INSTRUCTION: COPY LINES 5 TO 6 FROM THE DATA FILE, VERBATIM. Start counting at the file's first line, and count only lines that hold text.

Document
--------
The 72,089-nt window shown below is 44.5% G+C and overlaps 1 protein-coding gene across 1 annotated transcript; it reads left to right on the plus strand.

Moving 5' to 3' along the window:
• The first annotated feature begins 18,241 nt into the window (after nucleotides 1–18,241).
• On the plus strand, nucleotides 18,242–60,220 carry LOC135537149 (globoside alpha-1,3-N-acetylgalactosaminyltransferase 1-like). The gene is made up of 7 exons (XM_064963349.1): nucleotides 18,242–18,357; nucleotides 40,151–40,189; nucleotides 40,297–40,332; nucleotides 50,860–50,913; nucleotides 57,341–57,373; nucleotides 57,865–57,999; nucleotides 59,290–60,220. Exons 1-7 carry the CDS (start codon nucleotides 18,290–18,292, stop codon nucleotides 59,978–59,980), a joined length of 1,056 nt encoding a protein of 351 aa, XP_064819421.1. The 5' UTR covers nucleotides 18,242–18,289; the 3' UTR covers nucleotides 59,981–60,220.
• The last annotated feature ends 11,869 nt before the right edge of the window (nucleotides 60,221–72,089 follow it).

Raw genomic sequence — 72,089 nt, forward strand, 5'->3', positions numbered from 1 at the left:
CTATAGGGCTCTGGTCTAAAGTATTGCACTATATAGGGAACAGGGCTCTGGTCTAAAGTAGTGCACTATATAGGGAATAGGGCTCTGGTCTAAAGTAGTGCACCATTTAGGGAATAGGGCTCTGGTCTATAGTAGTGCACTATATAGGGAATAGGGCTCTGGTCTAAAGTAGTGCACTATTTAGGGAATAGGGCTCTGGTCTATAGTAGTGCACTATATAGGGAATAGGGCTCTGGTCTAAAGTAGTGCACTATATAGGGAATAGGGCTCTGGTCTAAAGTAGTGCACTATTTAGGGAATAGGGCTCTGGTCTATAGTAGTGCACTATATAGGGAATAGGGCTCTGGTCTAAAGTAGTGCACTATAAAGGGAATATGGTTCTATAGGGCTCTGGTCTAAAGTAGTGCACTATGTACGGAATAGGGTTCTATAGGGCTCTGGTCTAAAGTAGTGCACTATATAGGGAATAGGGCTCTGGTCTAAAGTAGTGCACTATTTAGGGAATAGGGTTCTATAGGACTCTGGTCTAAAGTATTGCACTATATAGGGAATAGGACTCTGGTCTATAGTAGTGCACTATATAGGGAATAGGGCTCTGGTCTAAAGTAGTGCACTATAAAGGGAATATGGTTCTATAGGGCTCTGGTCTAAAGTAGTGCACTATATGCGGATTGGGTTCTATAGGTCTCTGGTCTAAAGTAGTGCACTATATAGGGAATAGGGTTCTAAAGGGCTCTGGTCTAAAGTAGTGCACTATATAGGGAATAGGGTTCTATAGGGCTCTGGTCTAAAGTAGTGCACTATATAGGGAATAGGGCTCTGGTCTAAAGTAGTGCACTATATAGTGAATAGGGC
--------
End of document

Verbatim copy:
• The last annotated feature ends 11,869 nt before the right edge of the window (nucleotides 60,221–72,089 follow it).

Raw genomic sequence — 72,089 nt, forward strand, 5'->3', positions numbered from 1 at the left: